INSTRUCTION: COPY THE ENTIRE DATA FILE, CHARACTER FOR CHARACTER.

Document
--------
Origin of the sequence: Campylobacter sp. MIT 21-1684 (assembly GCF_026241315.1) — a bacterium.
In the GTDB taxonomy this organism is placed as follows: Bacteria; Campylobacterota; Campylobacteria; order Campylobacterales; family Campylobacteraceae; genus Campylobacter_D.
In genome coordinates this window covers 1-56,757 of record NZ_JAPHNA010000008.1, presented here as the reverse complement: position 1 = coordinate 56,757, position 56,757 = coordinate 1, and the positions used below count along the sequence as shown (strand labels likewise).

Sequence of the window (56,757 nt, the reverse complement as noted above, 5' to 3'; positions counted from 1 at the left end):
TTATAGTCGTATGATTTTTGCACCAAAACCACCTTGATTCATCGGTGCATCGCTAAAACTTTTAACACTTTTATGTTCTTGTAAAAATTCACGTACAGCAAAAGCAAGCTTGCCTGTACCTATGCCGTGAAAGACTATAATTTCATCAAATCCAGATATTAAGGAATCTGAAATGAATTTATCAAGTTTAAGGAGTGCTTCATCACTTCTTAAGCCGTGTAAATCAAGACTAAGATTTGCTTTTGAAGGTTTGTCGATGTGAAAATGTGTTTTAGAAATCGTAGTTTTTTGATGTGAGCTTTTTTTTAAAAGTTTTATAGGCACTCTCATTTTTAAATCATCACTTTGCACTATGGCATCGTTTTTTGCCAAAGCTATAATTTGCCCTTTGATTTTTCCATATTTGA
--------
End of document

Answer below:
Origin of the sequence: Campylobacter sp. MIT 21-1684 (assembly GCF_026241315.1) — a bacterium.
In the GTDB taxonomy this organism is placed as follows: Bacteria; Campylobacterota; Campylobacteria; order Campylobacterales; family Campylobacteraceae; genus Campylobacter_D.
In genome coordinates this window covers 1-56,757 of record NZ_JAPHNA010000008.1, presented here as the reverse complement: position 1 = coordinate 56,757, position 56,757 = coordinate 1, and the positions used below count along the sequence as shown (strand labels likewise).

Sequence of the window (56,757 nt, the reverse complement as noted above, 5' to 3'; positions counted from 1 at the left end):
TTATAGTCGTATGATTTTTGCACCAAAACCACCTTGATTCATCGGTGCATCGCTAAAACTTTTAACACTTTTATGTTCTTGTAAAAATTCACGTACAGCAAAAGCAAGCTTGCCTGTACCTATGCCGTGAAAGACTATAATTTCATCAAATCCAGATATTAAGGAATCTGAAATGAATTTATCAAGTTTAAGGAGTGCTTCATCACTTCTTAAGCCGTGTAAATCAAGACTAAGATTTGCTTTTGAAGGTTTGTCGATGTGAAAATGTGTTTTAGAAATCGTAGTTTTTTGATGTGAGCTTTTTTTTAAAAGTTTTATAGGCACTCTCATTTTTAAATCATCACTTTGCACTATGGCATCGTTTTTTGCCAAAGCTATAATTTGCCCTTTGATTTTTCCATATTTGA